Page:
Hegedus (oud, saz, lauoto). Together, they explore a shared fascination and deep resonance with the sounds and musical
forms of the Eastern Mediterranean. Both Flexer and Hegedus are composers who are inspired by the fertile sounds of Greek,
Turkish, and Sephardic traditions. (
As a composer, Flexer’s work reflects her deep respect for folk music, while showcasing her ability to create new and expansive
musical landscapes. As a producer, Flexer founded Klezmer Mania!, a much-loved annual Bay Area Jewish music event for over
10 years (1989-2002). Her most recent annual Jewish music event is Pomegranates & Figs: A Feast of Jewish Music. She has
been at the helm of bands such as Third Ear, Next Village, and Kaila Flexer’s Fieldharmonik. (
In addition to playing in Teslim, Hegedus is sought-after for his very personal and heartfelt approach to music. In addition to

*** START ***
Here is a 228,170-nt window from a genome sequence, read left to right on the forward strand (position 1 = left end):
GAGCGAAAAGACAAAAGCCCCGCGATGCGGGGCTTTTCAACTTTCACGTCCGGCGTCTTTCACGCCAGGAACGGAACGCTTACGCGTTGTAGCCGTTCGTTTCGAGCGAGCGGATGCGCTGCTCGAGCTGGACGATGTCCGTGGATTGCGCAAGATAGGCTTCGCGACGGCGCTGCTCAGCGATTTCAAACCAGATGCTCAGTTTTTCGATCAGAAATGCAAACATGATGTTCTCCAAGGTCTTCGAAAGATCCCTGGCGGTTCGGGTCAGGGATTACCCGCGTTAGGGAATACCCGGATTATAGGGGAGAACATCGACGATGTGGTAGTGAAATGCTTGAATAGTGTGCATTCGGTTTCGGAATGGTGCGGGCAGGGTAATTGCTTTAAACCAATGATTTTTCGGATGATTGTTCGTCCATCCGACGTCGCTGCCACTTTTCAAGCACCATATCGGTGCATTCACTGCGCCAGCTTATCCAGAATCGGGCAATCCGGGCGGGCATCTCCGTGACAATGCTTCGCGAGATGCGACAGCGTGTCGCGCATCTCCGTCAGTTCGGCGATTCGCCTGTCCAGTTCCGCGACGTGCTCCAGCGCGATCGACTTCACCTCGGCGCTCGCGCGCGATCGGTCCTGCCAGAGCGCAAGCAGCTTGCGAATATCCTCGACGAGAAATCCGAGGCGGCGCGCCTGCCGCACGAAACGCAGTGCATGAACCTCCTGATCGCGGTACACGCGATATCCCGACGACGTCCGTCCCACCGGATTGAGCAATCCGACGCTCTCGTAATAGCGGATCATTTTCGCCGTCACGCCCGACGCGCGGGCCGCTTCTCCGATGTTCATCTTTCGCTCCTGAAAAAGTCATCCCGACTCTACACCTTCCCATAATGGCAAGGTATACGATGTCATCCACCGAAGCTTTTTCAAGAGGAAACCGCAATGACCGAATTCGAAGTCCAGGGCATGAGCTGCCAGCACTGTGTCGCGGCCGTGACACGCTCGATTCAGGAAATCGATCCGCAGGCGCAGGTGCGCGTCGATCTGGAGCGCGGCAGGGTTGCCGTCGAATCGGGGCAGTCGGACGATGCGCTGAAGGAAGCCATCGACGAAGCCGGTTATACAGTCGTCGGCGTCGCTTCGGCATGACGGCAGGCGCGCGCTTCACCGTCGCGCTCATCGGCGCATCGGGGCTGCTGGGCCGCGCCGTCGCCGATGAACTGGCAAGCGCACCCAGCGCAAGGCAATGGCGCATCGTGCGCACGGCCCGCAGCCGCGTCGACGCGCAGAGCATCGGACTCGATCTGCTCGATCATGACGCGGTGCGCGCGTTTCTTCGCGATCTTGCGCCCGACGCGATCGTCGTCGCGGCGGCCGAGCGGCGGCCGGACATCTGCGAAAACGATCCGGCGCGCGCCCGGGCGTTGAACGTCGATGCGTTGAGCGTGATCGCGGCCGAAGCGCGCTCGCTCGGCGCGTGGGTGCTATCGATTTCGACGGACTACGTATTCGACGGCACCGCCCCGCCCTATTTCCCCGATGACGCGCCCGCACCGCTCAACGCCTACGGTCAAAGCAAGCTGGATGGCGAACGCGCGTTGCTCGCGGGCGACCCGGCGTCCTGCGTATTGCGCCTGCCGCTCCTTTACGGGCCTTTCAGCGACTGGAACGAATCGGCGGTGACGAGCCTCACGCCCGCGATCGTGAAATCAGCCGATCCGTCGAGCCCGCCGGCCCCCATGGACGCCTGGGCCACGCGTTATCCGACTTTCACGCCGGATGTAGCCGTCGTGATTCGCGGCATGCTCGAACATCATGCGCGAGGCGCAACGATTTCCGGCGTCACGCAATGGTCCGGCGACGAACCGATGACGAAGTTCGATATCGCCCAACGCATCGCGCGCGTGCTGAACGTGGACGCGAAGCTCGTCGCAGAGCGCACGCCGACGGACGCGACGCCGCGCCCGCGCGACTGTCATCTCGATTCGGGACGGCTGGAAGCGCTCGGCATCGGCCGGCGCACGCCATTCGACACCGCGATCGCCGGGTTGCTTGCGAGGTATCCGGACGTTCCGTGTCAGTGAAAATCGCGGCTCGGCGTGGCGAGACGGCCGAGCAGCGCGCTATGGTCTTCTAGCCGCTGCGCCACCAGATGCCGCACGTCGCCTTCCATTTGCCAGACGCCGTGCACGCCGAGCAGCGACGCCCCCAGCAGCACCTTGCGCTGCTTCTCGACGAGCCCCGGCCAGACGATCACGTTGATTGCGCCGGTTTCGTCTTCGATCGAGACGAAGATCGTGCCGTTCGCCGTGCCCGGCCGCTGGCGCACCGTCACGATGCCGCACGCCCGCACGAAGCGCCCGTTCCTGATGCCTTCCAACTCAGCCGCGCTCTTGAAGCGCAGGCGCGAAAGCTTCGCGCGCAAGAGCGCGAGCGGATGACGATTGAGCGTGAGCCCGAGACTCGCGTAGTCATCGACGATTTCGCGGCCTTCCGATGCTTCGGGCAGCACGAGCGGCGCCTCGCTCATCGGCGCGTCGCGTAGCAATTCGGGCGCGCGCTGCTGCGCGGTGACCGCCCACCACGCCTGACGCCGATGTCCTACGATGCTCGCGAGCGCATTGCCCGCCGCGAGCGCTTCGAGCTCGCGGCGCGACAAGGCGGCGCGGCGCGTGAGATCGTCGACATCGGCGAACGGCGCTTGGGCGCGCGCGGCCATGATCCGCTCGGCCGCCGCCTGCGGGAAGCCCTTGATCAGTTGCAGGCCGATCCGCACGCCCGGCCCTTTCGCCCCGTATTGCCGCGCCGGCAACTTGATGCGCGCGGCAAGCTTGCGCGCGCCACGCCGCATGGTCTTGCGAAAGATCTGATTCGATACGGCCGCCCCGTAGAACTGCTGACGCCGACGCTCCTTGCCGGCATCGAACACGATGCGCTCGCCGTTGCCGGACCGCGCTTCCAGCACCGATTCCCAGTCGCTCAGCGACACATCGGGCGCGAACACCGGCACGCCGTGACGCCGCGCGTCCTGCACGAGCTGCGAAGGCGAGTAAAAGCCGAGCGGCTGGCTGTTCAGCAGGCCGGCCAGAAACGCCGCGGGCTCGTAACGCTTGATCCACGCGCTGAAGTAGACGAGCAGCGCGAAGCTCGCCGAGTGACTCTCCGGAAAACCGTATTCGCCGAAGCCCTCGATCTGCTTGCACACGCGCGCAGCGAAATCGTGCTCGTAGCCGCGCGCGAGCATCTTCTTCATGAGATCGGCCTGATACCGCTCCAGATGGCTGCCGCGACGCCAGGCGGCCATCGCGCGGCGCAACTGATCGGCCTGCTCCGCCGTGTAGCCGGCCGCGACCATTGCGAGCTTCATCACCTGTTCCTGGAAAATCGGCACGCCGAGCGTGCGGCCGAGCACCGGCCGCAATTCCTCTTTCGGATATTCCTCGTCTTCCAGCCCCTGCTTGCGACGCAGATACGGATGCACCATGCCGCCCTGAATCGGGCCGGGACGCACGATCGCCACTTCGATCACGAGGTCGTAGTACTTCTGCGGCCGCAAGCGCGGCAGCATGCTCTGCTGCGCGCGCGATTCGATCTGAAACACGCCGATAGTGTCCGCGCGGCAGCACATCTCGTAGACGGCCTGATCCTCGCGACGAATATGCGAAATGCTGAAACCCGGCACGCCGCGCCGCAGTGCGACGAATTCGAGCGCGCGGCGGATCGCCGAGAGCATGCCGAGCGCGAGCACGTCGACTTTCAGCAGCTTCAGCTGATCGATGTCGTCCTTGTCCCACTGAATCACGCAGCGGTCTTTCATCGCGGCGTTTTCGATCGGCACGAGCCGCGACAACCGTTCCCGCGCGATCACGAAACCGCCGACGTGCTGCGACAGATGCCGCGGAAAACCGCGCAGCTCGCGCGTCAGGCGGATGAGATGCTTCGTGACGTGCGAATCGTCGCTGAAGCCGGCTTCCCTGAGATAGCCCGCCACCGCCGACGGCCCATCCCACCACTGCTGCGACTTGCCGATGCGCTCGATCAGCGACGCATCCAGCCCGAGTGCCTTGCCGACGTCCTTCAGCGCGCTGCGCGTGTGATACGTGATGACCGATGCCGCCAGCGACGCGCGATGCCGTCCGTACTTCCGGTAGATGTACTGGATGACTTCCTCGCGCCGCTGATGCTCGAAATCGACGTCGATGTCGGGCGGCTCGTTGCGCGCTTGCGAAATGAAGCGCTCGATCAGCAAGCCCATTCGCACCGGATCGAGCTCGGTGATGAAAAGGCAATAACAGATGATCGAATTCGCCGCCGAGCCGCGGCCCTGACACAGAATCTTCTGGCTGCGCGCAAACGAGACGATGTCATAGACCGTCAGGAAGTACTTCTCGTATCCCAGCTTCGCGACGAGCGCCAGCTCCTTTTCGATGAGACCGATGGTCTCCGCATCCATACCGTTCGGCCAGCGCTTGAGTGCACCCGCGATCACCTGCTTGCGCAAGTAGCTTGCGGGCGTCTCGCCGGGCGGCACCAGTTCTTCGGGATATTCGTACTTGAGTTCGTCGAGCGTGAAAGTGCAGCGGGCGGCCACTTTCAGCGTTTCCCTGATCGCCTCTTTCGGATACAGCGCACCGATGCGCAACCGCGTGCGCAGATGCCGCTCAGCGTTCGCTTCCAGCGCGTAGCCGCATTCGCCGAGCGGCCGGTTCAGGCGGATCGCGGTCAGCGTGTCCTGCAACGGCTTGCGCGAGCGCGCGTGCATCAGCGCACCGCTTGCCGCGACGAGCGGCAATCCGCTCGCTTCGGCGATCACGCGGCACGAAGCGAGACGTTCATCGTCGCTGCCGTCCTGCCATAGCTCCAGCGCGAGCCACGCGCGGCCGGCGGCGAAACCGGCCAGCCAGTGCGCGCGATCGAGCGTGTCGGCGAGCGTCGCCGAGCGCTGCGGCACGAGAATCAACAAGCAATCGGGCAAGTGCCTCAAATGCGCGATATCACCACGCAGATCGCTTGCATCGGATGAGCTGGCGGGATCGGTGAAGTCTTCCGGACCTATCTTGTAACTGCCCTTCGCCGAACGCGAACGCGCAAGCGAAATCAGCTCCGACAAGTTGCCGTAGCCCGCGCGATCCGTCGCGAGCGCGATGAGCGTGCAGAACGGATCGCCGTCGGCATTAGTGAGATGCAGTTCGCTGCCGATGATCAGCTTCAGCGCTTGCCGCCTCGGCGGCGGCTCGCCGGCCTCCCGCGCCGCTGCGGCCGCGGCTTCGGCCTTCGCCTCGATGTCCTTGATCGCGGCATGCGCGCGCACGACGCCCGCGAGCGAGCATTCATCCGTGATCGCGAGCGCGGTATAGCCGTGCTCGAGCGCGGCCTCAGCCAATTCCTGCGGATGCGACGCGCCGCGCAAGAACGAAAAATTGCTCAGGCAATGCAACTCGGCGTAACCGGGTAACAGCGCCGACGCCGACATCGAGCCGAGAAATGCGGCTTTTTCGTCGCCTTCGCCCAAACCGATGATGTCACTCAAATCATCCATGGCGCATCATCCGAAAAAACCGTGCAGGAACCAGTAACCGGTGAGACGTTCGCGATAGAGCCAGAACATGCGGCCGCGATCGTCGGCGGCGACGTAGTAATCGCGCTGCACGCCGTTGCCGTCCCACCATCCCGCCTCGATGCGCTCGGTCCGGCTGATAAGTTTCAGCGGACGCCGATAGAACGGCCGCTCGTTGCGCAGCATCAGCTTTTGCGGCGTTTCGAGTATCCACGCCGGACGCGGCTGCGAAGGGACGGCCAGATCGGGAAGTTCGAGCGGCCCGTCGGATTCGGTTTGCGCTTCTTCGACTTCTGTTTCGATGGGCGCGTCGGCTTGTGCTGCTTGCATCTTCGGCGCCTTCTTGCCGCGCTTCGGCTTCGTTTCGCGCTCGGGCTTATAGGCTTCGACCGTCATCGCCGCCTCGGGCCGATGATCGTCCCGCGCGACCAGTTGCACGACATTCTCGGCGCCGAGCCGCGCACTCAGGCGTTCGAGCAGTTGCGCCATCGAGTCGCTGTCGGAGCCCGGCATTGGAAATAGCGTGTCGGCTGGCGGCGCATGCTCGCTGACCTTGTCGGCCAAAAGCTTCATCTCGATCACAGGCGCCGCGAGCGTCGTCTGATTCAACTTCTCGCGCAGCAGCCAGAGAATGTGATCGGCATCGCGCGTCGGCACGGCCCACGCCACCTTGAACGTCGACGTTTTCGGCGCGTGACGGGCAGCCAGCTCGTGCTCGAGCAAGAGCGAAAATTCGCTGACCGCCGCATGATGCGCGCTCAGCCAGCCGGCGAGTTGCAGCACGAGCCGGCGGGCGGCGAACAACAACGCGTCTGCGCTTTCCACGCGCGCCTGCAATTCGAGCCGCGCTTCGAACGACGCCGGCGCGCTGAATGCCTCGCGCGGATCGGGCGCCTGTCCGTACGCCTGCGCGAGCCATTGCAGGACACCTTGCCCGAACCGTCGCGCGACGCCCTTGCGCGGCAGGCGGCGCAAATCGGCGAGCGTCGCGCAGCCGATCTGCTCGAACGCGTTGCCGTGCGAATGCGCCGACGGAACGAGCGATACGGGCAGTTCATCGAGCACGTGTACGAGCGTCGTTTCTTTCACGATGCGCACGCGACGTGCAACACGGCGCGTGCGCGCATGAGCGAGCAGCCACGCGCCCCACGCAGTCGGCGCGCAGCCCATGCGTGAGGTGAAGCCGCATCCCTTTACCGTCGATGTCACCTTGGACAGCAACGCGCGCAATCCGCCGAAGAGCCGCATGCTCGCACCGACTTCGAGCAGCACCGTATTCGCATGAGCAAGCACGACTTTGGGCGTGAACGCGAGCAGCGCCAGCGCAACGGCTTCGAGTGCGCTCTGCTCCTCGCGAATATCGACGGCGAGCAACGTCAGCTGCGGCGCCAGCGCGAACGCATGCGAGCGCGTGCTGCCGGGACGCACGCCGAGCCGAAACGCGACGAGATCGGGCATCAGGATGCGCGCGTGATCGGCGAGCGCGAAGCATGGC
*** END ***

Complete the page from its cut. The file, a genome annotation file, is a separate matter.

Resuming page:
performing with world music groups Janam, The Helladelics, Eliahu and the Qadim Ensemble, Hamed Nikpay, and numerous
other Bay Area Balkan ensembles, he is a luthier and spends many hours making instruments, repairing old sazes and ouds he
finds, coaxing out the true voice of these treasures. Gari has studied with oud master Naseer Shamma. He has toured with the
Mevlevi Dervish (Sufi) Order of America and continues to participate in Turkish ceremonial and devotional gatherings around
the country. (
Miles Jay
Miles Jay is an internationally active contrabassist, multi-instrumentalist and composer. From his roots in Jazz and Classical music, Miles has devoted himself to the Music of the Eastern Mediterranean, having based himself out of Cairo and Beirut